Root, T.L., Price, J.T., Hall, K.R., Schneider, S.H., Rosenzweig, C. and Pounds, J.A.,  2003,  Fingerprints of global warming on wild animals and plants.  Nature 421: 57-60]

Wilson, E. O., 1988, Biodiversity, National Academy of Sciences

Wilson, E. O., 1992, The Diversity of Life Harvard University Press, Cambridge, MA.

Wilson, E. O., 1995 Only Humans Can Halt the Worst Wave of Extinction Since the Dinosaurs Died  http://raysweb.net/specialplaces/pages/wilson.html

Wilson, E. O., 2001, Vanishing Point – On Bjorn Lomborg and Extinction, Grist, 12 Dec http://www.gristmagazine.com/grist/books/wilson121201.asp

Wilson, E. O., Perlman, D. L., 2000, Conserving Earth’s Biodiversity, Island Press, 2000


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not dead but scared off…

‘Scarecrow’ wind farms put rare birds to flight
Britain’s upland birds are in danger of being driven off hills and mountains by onshore wind farms.
Scientists have found that birds, including buzzards, golden plovers, curlews and red grouse, are abandoning countryside around wind farms because the turbines act as giant scarecrows, frightening them away.

but not a word on where they are going though…

Jim Arndt

They are not extinct but resting, pining for the Fjords.

M White

But still someone wants a grant
“Penguins Protected Against Climate Change”
“The unique wildlife of the Falkland Islands could be starting to feel the effects of climate change. Conservationists have launched a special scheme to monitor the impact on the region’s most famous residents – the penguins. Sky’s Emma Hurd reports.”


In my browser the maths came up as “a power law of the form S = C , where…”

David Carpenter

Another very interesting post Willis, how do you manage to do so much research? I am hard pressed to keep up!

Calvin Ball

Arrhenius in 1920, relates the number of species found to the area surveyed as a power law of the form S = C , where “S” is species count, “C” is a constant, “a” is habitat area, and “z” is the power variable (typically .15 to .3 for forests).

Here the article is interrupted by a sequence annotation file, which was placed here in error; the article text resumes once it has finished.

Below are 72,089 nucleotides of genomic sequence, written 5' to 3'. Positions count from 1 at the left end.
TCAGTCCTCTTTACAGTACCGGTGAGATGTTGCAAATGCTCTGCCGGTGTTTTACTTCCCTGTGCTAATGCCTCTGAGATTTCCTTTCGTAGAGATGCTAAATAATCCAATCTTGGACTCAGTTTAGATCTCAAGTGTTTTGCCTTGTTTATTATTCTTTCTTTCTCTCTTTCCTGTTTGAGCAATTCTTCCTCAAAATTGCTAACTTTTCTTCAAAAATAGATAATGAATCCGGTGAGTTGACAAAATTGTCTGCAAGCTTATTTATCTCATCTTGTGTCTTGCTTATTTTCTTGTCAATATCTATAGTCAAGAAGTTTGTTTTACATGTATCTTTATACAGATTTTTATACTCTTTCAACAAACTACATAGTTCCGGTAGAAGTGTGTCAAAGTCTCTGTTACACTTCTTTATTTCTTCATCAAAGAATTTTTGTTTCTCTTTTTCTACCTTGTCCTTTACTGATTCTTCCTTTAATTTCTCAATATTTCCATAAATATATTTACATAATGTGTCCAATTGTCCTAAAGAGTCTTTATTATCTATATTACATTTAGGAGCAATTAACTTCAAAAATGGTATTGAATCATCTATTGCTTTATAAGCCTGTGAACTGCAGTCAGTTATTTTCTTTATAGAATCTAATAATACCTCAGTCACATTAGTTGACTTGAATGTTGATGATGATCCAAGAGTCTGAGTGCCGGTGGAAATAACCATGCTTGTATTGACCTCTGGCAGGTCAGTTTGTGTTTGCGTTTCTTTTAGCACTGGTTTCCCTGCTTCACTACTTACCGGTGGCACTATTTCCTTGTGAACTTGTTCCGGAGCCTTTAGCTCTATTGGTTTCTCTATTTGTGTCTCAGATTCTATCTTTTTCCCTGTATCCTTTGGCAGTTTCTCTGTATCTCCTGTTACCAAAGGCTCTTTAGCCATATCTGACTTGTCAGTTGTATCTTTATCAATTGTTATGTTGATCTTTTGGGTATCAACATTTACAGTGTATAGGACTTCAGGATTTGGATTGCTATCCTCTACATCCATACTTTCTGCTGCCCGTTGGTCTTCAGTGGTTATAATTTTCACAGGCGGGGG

I think you have an exponent not showing up.

It appears the only species headed for extinction is the increasingly rare Alarmist Globulus Warmus.

Doug in Seattle

Since the 1970’s we have seen a fairly radical re-definition of the term species. Where we once considered all chinook salmon as a single species, we now see that every stream’s population of chinook salmon is regarded as a separate species.
This redefinition allows environmentalists to sue to have each individual stream listed as critical habitat for an endangered “species” when it is not possible to genetically differentiate that “species” from one in adjacent stream.
I suspect this is how Wilson gets his massively inflated numbers.

Henry chance

Who was taking records for us before America was discovered?
The KU Jayhawks rock. They are increasing as are poley bears.
The seirra Club is now reflecting on the issues around wind generators. Oh my. They are creating more danger for animals.

One error at least, in this paper, hit me almost immediately, though I had only read a few paragraphs. You need to correct this paragraph:
‘Wilson’s claim that 27,000 extinctions per year have been occurring since at least 1980 means that there should be 26 bird extinctions and 13 mammal extinctions per year, a total of 39 bird and mammal extinctions per year.’
You can’t have 27,000 per year and then state 26…. and 13…. per year since 1980. I suspect that there will be many such errors like this to catch and clean up. More careful editing is advised, and it would be easier in a much shortened paper.


Willis, I have to say that this lengthy piece of ill-informed nonsense seriously damages your credibility in my eyes. I’ll have to take another look at your previous piece on temperature records at Darwin, Australia, to see if it was as badly reasoned as this is.
1) it is simply not true that the last 500 years have seen “massive historical forest habitat reductions on all continents”. In fact, forest cover has fluctuated widely over the last 500 years.